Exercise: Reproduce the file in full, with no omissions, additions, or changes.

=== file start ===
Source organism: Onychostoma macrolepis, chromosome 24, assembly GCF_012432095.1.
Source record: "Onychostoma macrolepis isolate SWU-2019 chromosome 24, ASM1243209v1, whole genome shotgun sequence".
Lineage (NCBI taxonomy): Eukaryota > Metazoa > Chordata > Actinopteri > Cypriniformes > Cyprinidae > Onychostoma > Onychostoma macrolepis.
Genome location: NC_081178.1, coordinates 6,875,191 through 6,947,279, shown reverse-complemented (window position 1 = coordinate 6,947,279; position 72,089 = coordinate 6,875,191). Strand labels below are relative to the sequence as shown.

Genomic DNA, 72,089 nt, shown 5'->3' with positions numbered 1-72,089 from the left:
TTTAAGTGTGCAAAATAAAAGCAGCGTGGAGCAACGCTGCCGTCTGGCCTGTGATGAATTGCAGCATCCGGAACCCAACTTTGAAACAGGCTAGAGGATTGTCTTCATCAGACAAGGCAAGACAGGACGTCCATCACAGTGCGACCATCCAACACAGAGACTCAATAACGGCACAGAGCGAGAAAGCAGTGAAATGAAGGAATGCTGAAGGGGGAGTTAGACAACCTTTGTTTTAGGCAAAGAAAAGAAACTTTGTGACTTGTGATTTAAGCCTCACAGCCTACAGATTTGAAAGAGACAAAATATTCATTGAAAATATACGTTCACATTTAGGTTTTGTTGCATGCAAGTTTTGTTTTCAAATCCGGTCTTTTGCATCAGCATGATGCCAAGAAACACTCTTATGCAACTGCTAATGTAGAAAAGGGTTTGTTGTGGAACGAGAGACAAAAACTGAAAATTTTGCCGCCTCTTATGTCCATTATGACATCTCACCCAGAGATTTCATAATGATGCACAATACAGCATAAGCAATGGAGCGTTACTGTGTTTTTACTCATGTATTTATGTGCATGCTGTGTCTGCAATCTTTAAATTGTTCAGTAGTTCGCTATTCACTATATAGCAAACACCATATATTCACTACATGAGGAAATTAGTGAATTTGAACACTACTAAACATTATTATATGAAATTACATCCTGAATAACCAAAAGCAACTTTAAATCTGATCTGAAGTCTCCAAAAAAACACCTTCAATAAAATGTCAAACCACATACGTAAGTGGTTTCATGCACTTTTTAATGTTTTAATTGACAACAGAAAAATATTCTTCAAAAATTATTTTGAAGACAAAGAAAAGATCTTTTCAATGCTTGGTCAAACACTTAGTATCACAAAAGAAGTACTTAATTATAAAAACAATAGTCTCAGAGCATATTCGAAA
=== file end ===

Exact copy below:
Source organism: Onychostoma macrolepis, chromosome 24, assembly GCF_012432095.1.
Source record: "Onychostoma macrolepis isolate SWU-2019 chromosome 24, ASM1243209v1, whole genome shotgun sequence".
Lineage (NCBI taxonomy): Eukaryota > Metazoa > Chordata > Actinopteri > Cypriniformes > Cyprinidae > Onychostoma > Onychostoma macrolepis.
Genome location: NC_081178.1, coordinates 6,875,191 through 6,947,279, shown reverse-complemented (window position 1 = coordinate 6,947,279; position 72,089 = coordinate 6,875,191). Strand labels below are relative to the sequence as shown.

Genomic DNA, 72,089 nt, shown 5'->3' with positions numbered 1-72,089 from the left:
TTTAAGTGTGCAAAATAAAAGCAGCGTGGAGCAACGCTGCCGTCTGGCCTGTGATGAATTGCAGCATCCGGAACCCAACTTTGAAACAGGCTAGAGGATTGTCTTCATCAGACAAGGCAAGACAGGACGTCCATCACAGTGCGACCATCCAACACAGAGACTCAATAACGGCACAGAGCGAGAAAGCAGTGAAATGAAGGAATGCTGAAGGGGGAGTTAGACAACCTTTGTTTTAGGCAAAGAAAAGAAACTTTGTGACTTGTGATTTAAGCCTCACAGCCTACAGATTTGAAAGAGACAAAATATTCATTGAAAATATACGTTCACATTTAGGTTTTGTTGCATGCAAGTTTTGTTTTCAAATCCGGTCTTTTGCATCAGCATGATGCCAAGAAACACTCTTATGCAACTGCTAATGTAGAAAAGGGTTTGTTGTGGAACGAGAGACAAAAACTGAAAATTTTGCCGCCTCTTATGTCCATTATGACATCTCACCCAGAGATTTCATAATGATGCACAATACAGCATAAGCAATGGAGCGTTACTGTGTTTTTACTCATGTATTTATGTGCATGCTGTGTCTGCAATCTTTAAATTGTTCAGTAGTTCGCTATTCACTATATAGCAAACACCATATATTCACTACATGAGGAAATTAGTGAATTTGAACACTACTAAACATTATTATATGAAATTACATCCTGAATAACCAAAAGCAACTTTAAATCTGATCTGAAGTCTCCAAAAAAACACCTTCAATAAAATGTCAAACCACATACGTAAGTGGTTTCATGCACTTTTTAATGTTTTAATTGACAACAGAAAAATATTCTTCAAAAATTATTTTGAAGACAAAGAAAAGATCTTTTCAATGCTTGGTCAAACACTTAGTATCACAAAAGAAGTACTTAATTATAAAAACAATAGTCTCAGAGCATATTCGAAA